For advanced keratoconus patients, I know within my area which optometrists are comfortable with scleral contact lens fitting or RGPs, as it is not something that everyone does well. Patients who have a cross-linking procedure are often referred back to their optometrist to get contact lenses to optimize their vision. It’s critical that I see them around six months post-op, and they usually come in with their new contact lenses. After that, they usually return to me for their annual review.
SK: What is your preferred contact method for an urgent patient?
CS: It’s always best to call. It doesn’t necessarily need to be me, as long as you call the practice. Just pick up the phone – it’s easier, more efficient and just a nicer way to communicate. If there’s an emergency and I’m about to leave, I’m happy to stay behind to look after the patient. I’m also happy to text, and I’m comfortable giving my number out. If I’m not available, I can connect them to one of my colleagues who can fit the patient in and help them.
SK: We’re aware that many optometrists and ophthalmologists develop very close working relationships. How do you build a professional relationship with your referrers?
CS: Another great question! Apart from getting on the phone, I’m also a big believer in letters. I think they’re a great way to transfer information backward and forwards. Within our practice, we have information nights and social events. We’ve got a group of very loyal referrers and we know them because we’ve worked with them for years.
As well as talking on the phone and communicating via letters, our practice also sends out newsletters to our referrers to keep them updated with the latest developments in medical research. We read everything and turn it into a newsletter that’s more easily digestible so our referrers stay fully up to date. But we love the phone! Our referrers call us at the practice and say I’ve got a keratitis, can you see them urgently, and we will, or, if I’m not there myself, my colleagues can start initial management and I’ll follow up the next day.
SK: You work at a private practice currently. Have you ever worked in the public system and how does the care differ? Do you offer any low cost surgical options for patients of limited means?
CS: The quality of care is a little bit different. In the private system, patients get seen and treated by the specialist sooner compared to the public system, but it’s more expensive. In the public system, surgery is free, which is clearly an advantage, but the downside is that it takes longer to get through the system. The wait times could be a year or sometimes longer. There are also differences in quality of care. In the public system, the surgery is done by the registrar or Fellow, rather than by the consultant, unless it gets to a certain complexity, when the consultant has to take over.
With cataract surgery, if you look at the international literature, the average complication rate for public hospitals is about 2%. That’s the rupture rate, where the patient needs further intervention. Whereas in private practice, the rate is about half a percent. That’s a four-fold difference. But the numbers are still low – 2% is still a low rate. So, yes, there is a difference, but the difference is small if the pathology is minor. If there is major pathology, it becomes trickier and there is more thought that goes into deciding how to proceed.
To answer the second half of your question, we always offer discounted prices for people who have financial distress such as pensioners. I think most surgeons do. We try to help where we can.
SK: What is important to you outside of work?
CS: I always try to balance my RANZCO work, surgery and research, but having a young family needs a considerable amount of time and effort (chuckles). Family is the most important source of my happiness. As soon as I arrive home, I consciously do not open my email, which is actually very hard, so I can focus on my children.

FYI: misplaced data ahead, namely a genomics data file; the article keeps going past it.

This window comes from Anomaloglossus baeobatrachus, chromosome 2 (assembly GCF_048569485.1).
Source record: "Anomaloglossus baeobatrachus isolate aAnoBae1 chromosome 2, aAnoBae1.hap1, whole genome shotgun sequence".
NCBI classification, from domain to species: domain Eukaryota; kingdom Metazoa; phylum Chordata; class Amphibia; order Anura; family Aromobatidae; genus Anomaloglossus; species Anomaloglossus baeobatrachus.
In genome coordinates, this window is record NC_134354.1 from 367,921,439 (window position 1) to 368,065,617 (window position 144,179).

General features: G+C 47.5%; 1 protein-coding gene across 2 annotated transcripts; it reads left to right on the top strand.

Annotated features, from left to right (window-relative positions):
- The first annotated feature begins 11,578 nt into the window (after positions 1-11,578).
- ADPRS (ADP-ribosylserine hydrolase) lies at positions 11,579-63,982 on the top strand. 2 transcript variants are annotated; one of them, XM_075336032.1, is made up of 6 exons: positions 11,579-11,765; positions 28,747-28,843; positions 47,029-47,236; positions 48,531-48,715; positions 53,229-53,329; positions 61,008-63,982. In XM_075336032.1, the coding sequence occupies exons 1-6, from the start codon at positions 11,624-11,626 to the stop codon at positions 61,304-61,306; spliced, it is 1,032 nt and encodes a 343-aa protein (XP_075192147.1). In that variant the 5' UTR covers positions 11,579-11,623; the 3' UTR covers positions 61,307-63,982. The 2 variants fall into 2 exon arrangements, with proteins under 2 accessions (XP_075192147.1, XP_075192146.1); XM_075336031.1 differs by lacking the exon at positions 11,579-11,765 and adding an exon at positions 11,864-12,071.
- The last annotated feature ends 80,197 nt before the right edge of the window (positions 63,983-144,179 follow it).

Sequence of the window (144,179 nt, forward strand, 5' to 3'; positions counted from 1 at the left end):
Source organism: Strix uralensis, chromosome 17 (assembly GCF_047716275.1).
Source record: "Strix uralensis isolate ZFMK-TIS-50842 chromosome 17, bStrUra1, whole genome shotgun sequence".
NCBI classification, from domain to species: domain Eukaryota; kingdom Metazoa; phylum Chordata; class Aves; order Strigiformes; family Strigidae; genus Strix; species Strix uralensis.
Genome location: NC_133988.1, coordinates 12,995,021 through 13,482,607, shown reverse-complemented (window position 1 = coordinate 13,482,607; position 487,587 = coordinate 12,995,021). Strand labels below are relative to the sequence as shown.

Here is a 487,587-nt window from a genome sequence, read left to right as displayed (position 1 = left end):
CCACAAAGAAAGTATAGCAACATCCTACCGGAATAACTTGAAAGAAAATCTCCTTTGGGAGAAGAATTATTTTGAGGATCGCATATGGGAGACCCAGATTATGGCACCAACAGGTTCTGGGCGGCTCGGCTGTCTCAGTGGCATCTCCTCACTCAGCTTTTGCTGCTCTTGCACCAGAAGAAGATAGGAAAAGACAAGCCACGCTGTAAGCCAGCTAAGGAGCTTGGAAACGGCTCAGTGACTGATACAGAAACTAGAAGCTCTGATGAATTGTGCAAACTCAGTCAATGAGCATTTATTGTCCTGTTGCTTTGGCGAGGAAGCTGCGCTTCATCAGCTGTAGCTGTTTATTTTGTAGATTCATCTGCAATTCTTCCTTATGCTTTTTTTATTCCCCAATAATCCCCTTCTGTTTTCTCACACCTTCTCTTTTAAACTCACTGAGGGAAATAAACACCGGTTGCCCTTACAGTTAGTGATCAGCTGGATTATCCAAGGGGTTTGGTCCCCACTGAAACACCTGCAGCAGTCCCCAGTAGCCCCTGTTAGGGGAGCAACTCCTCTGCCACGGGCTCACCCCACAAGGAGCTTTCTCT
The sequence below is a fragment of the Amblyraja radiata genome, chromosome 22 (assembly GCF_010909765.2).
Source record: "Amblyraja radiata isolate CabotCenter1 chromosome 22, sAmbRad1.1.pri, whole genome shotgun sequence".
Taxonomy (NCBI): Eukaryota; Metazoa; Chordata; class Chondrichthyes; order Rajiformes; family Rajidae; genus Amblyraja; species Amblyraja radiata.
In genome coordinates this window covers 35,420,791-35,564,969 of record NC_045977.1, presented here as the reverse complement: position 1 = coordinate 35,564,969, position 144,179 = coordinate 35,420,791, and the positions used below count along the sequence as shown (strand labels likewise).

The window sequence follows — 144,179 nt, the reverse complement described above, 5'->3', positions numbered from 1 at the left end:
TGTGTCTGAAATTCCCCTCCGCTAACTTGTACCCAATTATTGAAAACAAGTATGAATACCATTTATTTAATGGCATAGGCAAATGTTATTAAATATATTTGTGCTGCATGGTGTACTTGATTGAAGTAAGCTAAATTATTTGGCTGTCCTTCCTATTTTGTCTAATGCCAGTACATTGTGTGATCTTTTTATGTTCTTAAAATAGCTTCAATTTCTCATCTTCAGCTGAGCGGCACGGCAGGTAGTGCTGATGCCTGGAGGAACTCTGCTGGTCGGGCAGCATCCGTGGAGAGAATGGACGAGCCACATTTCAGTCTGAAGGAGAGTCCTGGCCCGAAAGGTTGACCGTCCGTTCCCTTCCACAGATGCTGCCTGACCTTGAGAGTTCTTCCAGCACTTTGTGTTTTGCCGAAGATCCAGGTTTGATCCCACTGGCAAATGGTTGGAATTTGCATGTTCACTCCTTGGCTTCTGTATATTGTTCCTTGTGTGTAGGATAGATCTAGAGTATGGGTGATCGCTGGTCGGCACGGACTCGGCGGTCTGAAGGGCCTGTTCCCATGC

SK: You seem very content and energized, how do you do that?
CS: I really enjoy what I am doing. I wear several hats in my academic, surgical, and research work and it really broadens the way I think. I believe this diverse experience serves me well in enjoying my life in general and allows me to be agile.
SK: Where do you see yourself in 20 years time?
CS: Interesting question, at this age, because I am young and still honing my surgical skills. I think there is a stage for all doctors, especially surgeons, when their hands do not work as they used to. Everyone is different but once I reach that stage, there are many other ways to contribute. I would hope to focus more on research and academic work at that stage of my life. I hope, by then, that I will have much to share with my students and registrars and that they will keep me ‘current’.
SK: Chameen, thank you so much for chatting with me today. We are greatly looking forward to having you on our Super Sunday program in October this year!
Sue Kweon is a founder member of the Early Career Optometrists NSW/ACT (ECONA) committee and co-chair of the ECONA Student Engagement subcommittee.
Dr Chameen Samarwickrama is a Consultant Eye Surgeon with expertise in corneal and anterior segment surgery, complex corneal diseases, keratoconus, corneal transplantation, cataract surgery and laser eye surgery. He currently works at Nexus Eyecare Blacktown, Nexus Eyecare Norwest and Concord Eye Specialists. He is also Associate Professor at the University of Sydney.
Having completed his ophthalmology training at Sydney Eye Hospital, he went on to complete his first advanced specialization in cornea and laser eye surgery at the Royal Victorian Eye and Ear Hospital (Melbourne). He was subsequently selected to complete a second fellowship at the acclaimed Moorfields Eye Hospital (London), where he worked with doyens in the field of corneal surgery including Bruce Allan, Stephen Tuft and Mark Wilkins.
Named one of the ‘Top 5’ Young Scientists of 2019, Chameen has made major contributions to ophthalmology research and is a leading clinician-scientist in his field.
Chameen is one of the featured speakers on the Super Sunday conference program on 10th October. Early Bird registration open until July 11th.